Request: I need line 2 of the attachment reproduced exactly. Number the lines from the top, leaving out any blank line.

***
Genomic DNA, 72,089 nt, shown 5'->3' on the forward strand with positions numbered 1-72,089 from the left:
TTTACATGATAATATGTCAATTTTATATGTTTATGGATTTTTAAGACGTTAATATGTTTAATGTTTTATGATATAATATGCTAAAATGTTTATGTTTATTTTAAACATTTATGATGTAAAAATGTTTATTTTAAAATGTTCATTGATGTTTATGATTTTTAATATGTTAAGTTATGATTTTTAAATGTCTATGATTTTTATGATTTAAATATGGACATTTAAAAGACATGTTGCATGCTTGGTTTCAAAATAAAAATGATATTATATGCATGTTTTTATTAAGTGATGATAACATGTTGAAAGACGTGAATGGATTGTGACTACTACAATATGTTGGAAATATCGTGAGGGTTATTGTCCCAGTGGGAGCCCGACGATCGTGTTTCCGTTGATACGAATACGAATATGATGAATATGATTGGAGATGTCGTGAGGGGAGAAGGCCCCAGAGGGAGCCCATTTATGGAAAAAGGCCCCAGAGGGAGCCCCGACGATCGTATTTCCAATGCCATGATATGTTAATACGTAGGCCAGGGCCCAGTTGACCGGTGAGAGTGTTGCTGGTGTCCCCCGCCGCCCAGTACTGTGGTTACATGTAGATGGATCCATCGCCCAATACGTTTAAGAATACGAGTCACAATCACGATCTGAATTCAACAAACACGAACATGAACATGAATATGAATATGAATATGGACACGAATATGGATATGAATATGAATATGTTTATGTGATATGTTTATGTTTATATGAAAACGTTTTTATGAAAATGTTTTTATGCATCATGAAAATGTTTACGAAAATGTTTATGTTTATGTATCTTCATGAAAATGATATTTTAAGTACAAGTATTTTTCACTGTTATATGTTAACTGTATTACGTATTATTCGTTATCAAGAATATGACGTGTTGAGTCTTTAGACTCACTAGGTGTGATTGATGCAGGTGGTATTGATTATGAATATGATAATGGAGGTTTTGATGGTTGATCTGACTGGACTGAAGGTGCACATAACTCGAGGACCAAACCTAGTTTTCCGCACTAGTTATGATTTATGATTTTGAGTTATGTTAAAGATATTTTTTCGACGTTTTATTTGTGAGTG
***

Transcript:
TTTACATGATAATATGTCAATTTTATATGTTTATGGATTTTTAAGACGTTAATATGTTTAATGTTTTATGATATAATATGCTAAAATGTTTATGTTTATTTTAAACATTTATGATGTAAAAATGTTTATTTTAAAATGTTCATTGATGTTTATGATTTTTAATATGTTAAGTTATGATTTTTAAATGTCTATGATTTTTATGATTTAAATATGGACATTTAAAAGACATGTTGCATGCTTGGTTTCAAAATAAAAATGATATTATATGCATGTTTTTATTAAGTGATGATAACATGTTGAAAGACGTGAATGGATTGTGACTACTACAATATGTTGGAAATATCGTGAGGGTTATTGTCCCAGTGGGAGCCCGACGATCGTGTTTCCGTTGATACGAATACGAATATGATGAATATGATTGGAGATGTCGTGAGGGGAGAAGGCCCCAGAGGGAGCCCATTTATGGAAAAAGGCCCCAGAGGGAGCCCCGACGATCGTATTTCCAATGCCATGATATGTTAATACGTAGGCCAGGGCCCAGTTGACCGGTGAGAGTGTTGCTGGTGTCCCCCGCCGCCCAGTACTGTGGTTACATGTAGATGGATCCATCGCCCAATACGTTTAAGAATACGAGTCACAATCACGATCTGAATTCAACAAACACGAACATGAACATGAATATGAATATGAATATGGACACGAATATGGATATGAATATGAATATGTTTATGTGATATGTTTATGTTTATATGAAAACGTTTTTATGAAAATGTTTTTATGCATCATGAAAATGTTTACGAAAATGTTTATGTTTATGTATCTTCATGAAAATGATATTTTAAGTACAAGTATTTTTCACTGTTATATGTTAACTGTATTACGTATTATTCGTTATCAAGAATATGACGTGTTGAGTCTTTAGACTCACTAGGTGTGATTGATGCAGGTGGTATTGATTATGAATATGATAATGGAGGTTTTGATGGTTGATCTGACTGGACTGAAGGTGCACATAACTCGAGGACCAAACCTAGTTTTCCGCACTAGTTATGATTTATGATTTTGAGTTATGTTAAAGATATTTTTTCGACGTTTTATTTGTGAGTG